Upping the ante, IPS officers association has demanded pay parity and career benefit enjoyed by the IAS officers. The association has hinted at the role of IAS officers for delay in getting their legitimate benefits.
The association said its officers have a genuine reason to feel concerned when delays in granting the recommended, and sometimes even the entitled, service benefits become too frequent which lead to accentuation of inter service disparities. "When beneficiaries (IAS officers) of such disparities occupy the role of advising the government, apprehensions of conflict of interest are bound to arise unless extra steps are taken to make the process transparent, time bound and objective," it said in a statement issued today.
The IPS association resolves to represent to the government for due recognition of their services and regarding delays in resolving the service related issues, the statement said.
The issue of pay parity was discussed during Annual General Body Meeting (AGM) of Indian Police Service (Central) Association held yesterday.
IAS officers presently get a two-year edge over other services for getting empanelled to come on deputation at the Centre. Besides, they also get two additional increments at the rate of 3 per cent over their basic pay at three promotion stages i.E., promotion to the Senior Time Scale (STS), to the Junior Administrative Grade (JAG) and to the Non-Functional Selection Grade (NFSG) after putting in about four, eight and 13 years of service, respectively.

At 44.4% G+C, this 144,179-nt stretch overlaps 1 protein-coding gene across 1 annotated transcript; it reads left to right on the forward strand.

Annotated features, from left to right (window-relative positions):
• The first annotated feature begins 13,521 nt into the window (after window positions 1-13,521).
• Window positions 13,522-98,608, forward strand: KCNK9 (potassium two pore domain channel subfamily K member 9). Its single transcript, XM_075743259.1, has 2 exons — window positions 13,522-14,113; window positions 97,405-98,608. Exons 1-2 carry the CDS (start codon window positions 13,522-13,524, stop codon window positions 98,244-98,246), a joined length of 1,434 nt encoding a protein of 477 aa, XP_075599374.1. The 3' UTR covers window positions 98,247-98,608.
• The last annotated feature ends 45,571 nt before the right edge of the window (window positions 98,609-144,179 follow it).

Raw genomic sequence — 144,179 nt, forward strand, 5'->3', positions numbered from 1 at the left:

"Along with issues of professional development, some other issues which included delay in granting inter all India services parity, and delays/denial of the recommended/entitled benefits were discussed," said P V Ramasashtry, secretary of the association.
He said quantum of pay is never a consideration for IPS officers, but they expect that their importance to the governance should not get undermined through lower emolument structure compared to others in the civil service.
Ramasashtry said the long standing demand for parity among all India services was examined by the seventh pay commission.
"After extensive study and stakeholder consultations, in a majority opinion (barring lone dissenting voice of a member who is a retired IAS officer) the Commission acknowledged the importance and challenges of work performed by the IPS officers and recommended parity among services in the matters of pay, empanelment and opportunities to compete for senior positions," he said.
The principle of pay parity was subsequently endorsed by the cadre controlling authority–the Ministry of Home Affairs, and forwarded for final decision to the Department of Personnel where it is still pending without any indication of any forward movement, Ramasashtry said.
"The Union Cabinet has instructed the concerned administrative departments to examine the other parity issues – yet there is no progress on that front," the senior IPS officer said.
The GBM therefore resolved to submit a memorandum to the government for early implementation of remaining recommendations of the pay panel, he said.
"The GBM has also urged the association to take up delays in empanelment and denial of entitled apex pay scale to the Directors General of some Central Police Organisations/ Central Armed Police Forces and pursue the same with the government," Ramasashtry said.